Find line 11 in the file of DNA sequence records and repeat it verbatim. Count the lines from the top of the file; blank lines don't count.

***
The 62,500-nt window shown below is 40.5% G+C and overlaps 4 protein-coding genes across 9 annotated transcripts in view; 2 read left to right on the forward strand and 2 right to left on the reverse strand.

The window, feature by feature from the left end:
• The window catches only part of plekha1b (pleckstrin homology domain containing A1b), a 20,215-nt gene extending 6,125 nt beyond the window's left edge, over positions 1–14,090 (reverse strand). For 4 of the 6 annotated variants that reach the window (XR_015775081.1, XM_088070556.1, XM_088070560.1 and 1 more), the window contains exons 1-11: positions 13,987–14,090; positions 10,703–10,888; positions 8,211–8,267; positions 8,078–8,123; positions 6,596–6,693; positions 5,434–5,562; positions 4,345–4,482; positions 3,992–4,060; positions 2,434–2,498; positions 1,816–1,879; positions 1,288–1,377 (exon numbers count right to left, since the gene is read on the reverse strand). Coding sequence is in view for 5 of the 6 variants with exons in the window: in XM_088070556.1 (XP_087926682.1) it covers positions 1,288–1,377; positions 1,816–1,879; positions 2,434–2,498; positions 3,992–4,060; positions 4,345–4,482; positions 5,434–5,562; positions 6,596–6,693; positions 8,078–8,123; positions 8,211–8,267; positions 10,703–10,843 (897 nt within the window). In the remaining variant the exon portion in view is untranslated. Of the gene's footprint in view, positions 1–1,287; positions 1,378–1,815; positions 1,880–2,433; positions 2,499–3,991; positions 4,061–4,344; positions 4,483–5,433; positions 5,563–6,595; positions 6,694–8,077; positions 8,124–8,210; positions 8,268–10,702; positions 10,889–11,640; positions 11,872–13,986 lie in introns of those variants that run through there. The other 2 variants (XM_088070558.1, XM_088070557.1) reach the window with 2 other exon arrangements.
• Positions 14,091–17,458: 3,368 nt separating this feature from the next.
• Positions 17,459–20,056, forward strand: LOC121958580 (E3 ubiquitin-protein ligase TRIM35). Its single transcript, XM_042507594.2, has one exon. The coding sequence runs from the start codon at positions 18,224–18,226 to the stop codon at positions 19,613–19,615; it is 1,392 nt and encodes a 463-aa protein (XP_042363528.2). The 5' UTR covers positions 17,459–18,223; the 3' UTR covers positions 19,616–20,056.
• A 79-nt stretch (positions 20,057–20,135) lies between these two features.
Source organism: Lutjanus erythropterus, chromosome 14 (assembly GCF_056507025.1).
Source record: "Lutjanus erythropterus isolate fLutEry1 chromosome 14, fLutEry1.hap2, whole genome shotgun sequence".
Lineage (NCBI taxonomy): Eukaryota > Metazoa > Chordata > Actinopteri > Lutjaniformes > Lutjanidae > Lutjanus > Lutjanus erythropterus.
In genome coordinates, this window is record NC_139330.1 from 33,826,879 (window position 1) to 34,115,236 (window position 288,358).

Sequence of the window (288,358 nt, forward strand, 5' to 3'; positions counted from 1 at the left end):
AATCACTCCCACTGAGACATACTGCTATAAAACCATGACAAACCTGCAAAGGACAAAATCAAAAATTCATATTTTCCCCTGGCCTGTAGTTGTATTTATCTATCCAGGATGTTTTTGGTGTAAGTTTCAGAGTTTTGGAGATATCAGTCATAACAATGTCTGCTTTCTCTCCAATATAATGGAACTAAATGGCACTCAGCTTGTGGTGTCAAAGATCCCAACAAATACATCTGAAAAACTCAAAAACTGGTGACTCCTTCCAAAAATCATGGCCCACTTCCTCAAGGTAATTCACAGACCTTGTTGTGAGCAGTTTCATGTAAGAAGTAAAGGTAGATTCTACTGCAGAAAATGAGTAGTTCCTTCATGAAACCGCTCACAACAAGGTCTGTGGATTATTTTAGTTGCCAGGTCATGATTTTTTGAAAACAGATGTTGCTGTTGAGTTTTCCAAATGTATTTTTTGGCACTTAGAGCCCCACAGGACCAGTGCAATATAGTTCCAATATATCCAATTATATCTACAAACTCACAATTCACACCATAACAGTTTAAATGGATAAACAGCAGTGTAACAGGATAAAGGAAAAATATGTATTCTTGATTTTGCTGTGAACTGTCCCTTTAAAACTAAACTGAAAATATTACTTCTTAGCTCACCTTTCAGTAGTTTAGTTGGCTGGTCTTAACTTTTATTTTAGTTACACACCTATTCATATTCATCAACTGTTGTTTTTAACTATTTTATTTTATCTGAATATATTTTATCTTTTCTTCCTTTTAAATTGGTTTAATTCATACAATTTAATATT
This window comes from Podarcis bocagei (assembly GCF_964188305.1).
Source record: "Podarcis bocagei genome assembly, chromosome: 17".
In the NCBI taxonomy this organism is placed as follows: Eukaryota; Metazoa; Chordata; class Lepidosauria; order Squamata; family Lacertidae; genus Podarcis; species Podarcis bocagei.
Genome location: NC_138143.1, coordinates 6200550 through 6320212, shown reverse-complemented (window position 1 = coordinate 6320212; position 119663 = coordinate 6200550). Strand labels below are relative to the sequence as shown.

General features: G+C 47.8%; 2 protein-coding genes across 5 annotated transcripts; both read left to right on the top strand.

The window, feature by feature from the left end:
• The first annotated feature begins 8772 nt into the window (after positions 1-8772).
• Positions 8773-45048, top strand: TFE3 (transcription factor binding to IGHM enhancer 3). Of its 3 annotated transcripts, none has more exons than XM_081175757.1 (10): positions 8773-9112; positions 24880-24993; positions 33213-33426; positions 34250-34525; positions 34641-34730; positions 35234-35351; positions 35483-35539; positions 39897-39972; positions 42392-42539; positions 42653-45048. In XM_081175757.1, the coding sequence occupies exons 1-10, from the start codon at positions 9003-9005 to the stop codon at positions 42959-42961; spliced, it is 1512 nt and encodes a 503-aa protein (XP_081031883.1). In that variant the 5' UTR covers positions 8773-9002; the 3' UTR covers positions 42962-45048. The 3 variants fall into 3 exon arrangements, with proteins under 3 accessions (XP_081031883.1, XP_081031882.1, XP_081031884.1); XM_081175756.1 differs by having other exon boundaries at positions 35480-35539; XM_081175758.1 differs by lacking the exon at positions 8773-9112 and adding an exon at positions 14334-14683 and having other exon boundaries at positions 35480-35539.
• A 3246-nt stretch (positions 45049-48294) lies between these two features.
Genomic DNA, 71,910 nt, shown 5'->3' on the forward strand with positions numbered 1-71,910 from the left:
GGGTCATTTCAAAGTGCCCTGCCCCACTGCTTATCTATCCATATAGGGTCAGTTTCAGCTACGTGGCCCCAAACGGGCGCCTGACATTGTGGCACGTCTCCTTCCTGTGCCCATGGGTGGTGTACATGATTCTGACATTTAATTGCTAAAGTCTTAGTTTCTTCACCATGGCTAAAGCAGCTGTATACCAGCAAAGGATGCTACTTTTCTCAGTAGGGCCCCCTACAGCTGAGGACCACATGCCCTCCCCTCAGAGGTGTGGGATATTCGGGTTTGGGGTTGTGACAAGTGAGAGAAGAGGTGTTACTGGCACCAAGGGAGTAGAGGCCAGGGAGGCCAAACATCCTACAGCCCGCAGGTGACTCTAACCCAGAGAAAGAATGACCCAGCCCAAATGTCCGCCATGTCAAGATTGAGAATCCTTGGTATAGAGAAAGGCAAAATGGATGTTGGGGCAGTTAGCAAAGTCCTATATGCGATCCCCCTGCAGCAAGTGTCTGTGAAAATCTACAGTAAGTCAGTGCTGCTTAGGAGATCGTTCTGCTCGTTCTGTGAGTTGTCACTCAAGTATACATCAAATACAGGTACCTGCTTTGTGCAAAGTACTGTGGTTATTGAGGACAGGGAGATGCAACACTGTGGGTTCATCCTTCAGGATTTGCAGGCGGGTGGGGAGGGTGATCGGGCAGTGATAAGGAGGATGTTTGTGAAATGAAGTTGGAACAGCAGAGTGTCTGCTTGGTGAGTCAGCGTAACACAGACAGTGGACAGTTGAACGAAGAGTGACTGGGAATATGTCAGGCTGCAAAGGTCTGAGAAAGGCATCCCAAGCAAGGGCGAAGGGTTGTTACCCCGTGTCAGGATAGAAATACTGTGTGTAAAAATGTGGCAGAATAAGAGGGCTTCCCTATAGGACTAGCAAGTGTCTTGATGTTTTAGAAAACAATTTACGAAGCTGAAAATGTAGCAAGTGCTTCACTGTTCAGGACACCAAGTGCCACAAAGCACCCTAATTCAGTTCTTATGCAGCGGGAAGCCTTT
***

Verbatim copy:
Sequence of the window (288,358 nt, forward strand, 5' to 3'; positions counted from 1 at the left end):